• On this Labor Day, it’s good to start with Jonathan Cohn’s interview of longtime labor organizer Richard Yeselson on the state of unions in the United States:

Pretty much in every other country in Western Europe, Canada, even Australia and the U.K. (which share some labor-management features with the U.S.), the assumption is that unions are basic ingredient of liberal capitalism. Among conservatives and business owners in those countries, you’ll hear a lot about how they are inefficient, too powerful, or just pains in the ass. But pretty much everybody accepts them as a normal part of the political/economic/legal landscape. That’s simply not the case here.

What’s ironic about that is that unions are inherently conservative institutions, which historically developed parallel with the development of capitalism itself. They are as much a part of capitalism as Henry Ford or Apple. Unions use contracts—and there’s nothing more intrinsic to capitalism than the right of contract—to link their members to the fortunes of the companies they contract with. They are capable of having huge fights with capital (as in the thirties)—which raise the hopes of leftists—but, usually, over the attainment of very incremental ends—which disappoint leftists. Marx had nothing but contempt for British trade unionists, and Trotsky saw no value in unions at all.  Yet conservatives and most libertarians hate them. Weird.

It’s a reminder that while we assume that of course the job of every company is to crush unions and try to drive wages and benefits as low as possible, people in much of the developed world find it nonsensical.

• The New York Times explains how workers all over the country are reporting cases of wage theft, where employers refuse to pay overtime and commit other kinds of abuses. If only there were a way for them to band together to demand fair treatment.

• Ed Kilgore looks back at the sometimes violent and always vicious war of capital against labor in his childhood home in Georgia.

• Timothy Noah looks at the longstanding rift between liberals and labor unions, and why it needs to be healed.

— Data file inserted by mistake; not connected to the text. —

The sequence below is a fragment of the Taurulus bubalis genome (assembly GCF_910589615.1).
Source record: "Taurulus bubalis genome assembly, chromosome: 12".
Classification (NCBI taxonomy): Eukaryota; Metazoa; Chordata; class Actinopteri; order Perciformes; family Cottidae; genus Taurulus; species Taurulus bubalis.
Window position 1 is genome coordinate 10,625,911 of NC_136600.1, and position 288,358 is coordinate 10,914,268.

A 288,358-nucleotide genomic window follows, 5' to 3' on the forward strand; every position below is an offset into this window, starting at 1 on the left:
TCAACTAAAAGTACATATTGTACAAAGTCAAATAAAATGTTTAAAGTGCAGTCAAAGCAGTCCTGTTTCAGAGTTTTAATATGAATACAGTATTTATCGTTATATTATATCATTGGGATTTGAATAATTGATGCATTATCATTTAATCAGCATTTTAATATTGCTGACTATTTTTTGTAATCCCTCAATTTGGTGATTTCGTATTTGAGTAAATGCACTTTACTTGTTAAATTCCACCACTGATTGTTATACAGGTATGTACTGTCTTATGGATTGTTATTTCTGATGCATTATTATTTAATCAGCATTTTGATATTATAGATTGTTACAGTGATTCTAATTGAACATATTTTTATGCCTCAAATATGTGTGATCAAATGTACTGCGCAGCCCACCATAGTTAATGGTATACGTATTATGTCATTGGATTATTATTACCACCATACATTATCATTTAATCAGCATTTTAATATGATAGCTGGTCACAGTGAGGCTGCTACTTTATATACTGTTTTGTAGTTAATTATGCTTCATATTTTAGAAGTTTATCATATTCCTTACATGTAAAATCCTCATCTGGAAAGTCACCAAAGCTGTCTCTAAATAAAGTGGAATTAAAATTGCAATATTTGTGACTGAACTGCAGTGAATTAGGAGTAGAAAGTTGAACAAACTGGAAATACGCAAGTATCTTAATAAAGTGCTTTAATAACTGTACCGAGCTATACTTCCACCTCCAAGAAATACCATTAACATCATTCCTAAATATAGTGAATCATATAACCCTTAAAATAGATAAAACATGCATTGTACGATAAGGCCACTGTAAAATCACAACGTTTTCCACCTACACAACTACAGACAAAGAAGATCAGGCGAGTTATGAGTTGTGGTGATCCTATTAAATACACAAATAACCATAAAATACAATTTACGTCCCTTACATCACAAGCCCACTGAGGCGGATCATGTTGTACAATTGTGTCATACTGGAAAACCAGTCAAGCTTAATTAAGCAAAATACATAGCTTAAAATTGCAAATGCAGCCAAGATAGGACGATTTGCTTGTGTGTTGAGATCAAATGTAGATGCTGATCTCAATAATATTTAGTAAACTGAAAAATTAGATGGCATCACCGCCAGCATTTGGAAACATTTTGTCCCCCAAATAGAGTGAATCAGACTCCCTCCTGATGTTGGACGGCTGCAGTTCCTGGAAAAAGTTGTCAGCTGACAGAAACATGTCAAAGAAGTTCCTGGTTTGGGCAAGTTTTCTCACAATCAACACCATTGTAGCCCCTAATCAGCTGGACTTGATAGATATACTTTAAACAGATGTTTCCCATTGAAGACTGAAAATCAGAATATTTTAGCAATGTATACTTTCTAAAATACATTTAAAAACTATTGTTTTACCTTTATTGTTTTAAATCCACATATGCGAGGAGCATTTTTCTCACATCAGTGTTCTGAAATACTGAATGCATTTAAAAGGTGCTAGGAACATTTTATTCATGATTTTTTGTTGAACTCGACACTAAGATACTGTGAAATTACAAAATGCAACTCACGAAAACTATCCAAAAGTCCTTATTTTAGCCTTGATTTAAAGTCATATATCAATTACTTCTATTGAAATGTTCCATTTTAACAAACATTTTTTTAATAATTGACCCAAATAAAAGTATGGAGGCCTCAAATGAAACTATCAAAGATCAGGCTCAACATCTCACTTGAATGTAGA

• Harold Meyerson analyzes how labor’s focus has had to shift from the bargaining table to the state legislature.

• Vox offers seven depressing charts on the decline of unions in America.

• Peter Beinart eviscerates the op-ed John McCain and Lindsey Graham published in the New York Times over the weekend:

It’s a wonderful illustration of the emptiness of much Beltway foreign-policy-speak. McCain and Graham want Obama to act both “deliberately” and “urgently” because they’re both happy words. (As opposed to “lethargically” and “rashly,” which are nastier synonyms for the same thing.) But when you translate these uplifting abstractions into plain English, you see how contradictory McCain and Graham’s demands actually are. You can either demand that Obama not bomb Syria until he’s ensured he has a plan likely to win international and congressional support, or you can demand that he bomb as soon as possible. You can’t demand both.

Well, if given that choice, I’m pretty sure McCain and Graham would chose to bomb now. Every time somebody in a foreign country sneezes, they’re ready to scramble the B-2s, lest we look “weak.”

• Chris Christie is taking a trip to Mexico, and the New York Times calls it a “foreign policy test,” which is kind of amusing.

• Election day isn’t for two months, and we’ve already passed a billion dollars in campaign spending, with the total projected to rise to $4 billion by the time it’s over.

• Reid Wilson reports on a study that quantifies the boost Citizens United gave to the GOP:

The advantage isn’t large, but it is statistically significant: The researchers found the ruling, in Citizens United v. FEC, was associated with a six percentage-point increase in the likelihood that a Republican candidate would win a state legislative race.

And in six of the most affected states — Michigan, Minnesota, Montana, North Carolina, Ohio and Tennessee — the probability that a Republican would be elected to a state legislative seat increased by 10 percentage points or more.

I’m sure the conservative justices who delivered the ruling are mortified that such a thing could have happened.

• The latest Bluegrass Poll has Mitch McConnell holding a 4-point lead over Alison Lundergan Grimes. The HuffPo average shows Mitch up 2.

• A Survey USA poll shows Al Franken leading his opponent by 9 points, in line with his 10-point lead in the average.

• That’s all for today, but one last note on the purpose of the holiday. If you prefer having a 40-hour week, weekends off, overtime pay, laws that prevent 8-year-olds from working in factories and laws that require safe workplaces (among other things), then thank a labor union. Those things didn’t happen because of the generosity of bosses. They happened because of long, hard battles waged by brave men and women who wanted little more than to be treated like human beings on the job. Just something to think about.